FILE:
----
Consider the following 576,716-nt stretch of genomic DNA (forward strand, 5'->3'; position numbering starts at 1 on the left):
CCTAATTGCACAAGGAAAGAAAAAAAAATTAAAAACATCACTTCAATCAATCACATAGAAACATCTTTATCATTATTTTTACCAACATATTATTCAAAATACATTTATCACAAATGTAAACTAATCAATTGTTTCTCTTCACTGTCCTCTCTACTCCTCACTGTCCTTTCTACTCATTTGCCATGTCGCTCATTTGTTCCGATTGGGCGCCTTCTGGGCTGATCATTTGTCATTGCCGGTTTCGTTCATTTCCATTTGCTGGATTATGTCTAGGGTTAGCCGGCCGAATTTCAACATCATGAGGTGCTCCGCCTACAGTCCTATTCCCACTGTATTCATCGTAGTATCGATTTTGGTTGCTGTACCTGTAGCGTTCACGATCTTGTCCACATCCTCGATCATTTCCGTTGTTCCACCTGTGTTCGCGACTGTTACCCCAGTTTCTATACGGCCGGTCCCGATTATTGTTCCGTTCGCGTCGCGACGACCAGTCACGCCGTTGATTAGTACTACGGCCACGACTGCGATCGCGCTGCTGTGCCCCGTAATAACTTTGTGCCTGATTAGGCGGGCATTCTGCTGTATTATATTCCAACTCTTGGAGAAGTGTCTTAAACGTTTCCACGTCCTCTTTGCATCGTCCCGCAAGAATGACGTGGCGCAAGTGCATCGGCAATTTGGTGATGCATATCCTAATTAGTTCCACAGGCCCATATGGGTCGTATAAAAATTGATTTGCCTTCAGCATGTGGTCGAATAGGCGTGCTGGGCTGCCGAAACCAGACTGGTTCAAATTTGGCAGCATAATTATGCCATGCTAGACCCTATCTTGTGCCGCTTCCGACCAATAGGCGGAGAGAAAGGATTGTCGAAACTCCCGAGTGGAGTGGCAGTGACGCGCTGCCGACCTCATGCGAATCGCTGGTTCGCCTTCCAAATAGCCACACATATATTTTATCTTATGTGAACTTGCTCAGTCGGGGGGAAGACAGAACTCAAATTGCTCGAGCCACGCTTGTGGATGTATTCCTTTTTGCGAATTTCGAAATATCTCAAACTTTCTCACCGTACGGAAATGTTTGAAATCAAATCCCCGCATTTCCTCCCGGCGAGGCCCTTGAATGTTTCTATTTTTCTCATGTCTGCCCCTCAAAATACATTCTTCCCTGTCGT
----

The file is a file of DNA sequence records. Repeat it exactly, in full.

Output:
Consider the following 576,716-nt stretch of genomic DNA (forward strand, 5'->3'; position numbering starts at 1 on the left):
CCTAATTGCACAAGGAAAGAAAAAAAAATTAAAAACATCACTTCAATCAATCACATAGAAACATCTTTATCATTATTTTTACCAACATATTATTCAAAATACATTTATCACAAATGTAAACTAATCAATTGTTTCTCTTCACTGTCCTCTCTACTCCTCACTGTCCTTTCTACTCATTTGCCATGTCGCTCATTTGTTCCGATTGGGCGCCTTCTGGGCTGATCATTTGTCATTGCCGGTTTCGTTCATTTCCATTTGCTGGATTATGTCTAGGGTTAGCCGGCCGAATTTCAACATCATGAGGTGCTCCGCCTACAGTCCTATTCCCACTGTATTCATCGTAGTATCGATTTTGGTTGCTGTACCTGTAGCGTTCACGATCTTGTCCACATCCTCGATCATTTCCGTTGTTCCACCTGTGTTCGCGACTGTTACCCCAGTTTCTATACGGCCGGTCCCGATTATTGTTCCGTTCGCGTCGCGACGACCAGTCACGCCGTTGATTAGTACTACGGCCACGACTGCGATCGCGCTGCTGTGCCCCGTAATAACTTTGTGCCTGATTAGGCGGGCATTCTGCTGTATTATATTCCAACTCTTGGAGAAGTGTCTTAAACGTTTCCACGTCCTCTTTGCATCGTCCCGCAAGAATGACGTGGCGCAAGTGCATCGGCAATTTGGTGATGCATATCCTAATTAGTTCCACAGGCCCATATGGGTCGTATAAAAATTGATTTGCCTTCAGCATGTGGTCGAATAGGCGTGCTGGGCTGCCGAAACCAGACTGGTTCAAATTTGGCAGCATAATTATGCCATGCTAGACCCTATCTTGTGCCGCTTCCGACCAATAGGCGGAGAGAAAGGATTGTCGAAACTCCCGAGTGGAGTGGCAGTGACGCGCTGCCGACCTCATGCGAATCGCTGGTTCGCCTTCCAAATAGCCACACATATATTTTATCTTATGTGAACTTGCTCAGTCGGGGGGAAGACAGAACTCAAATTGCTCGAGCCACGCTTGTGGATGTATTCCTTTTTGCGAATTTCGAAATATCTCAAACTTTCTCACCGTACGGAAATGTTTGAAATCAAATCCCCGCATTTCCTCCCGGCGAGGCCCTTGAATGTTTCTATTTTTCTCATGTCTGCCCCTCAAAATACATTCTTCCCTGTCGT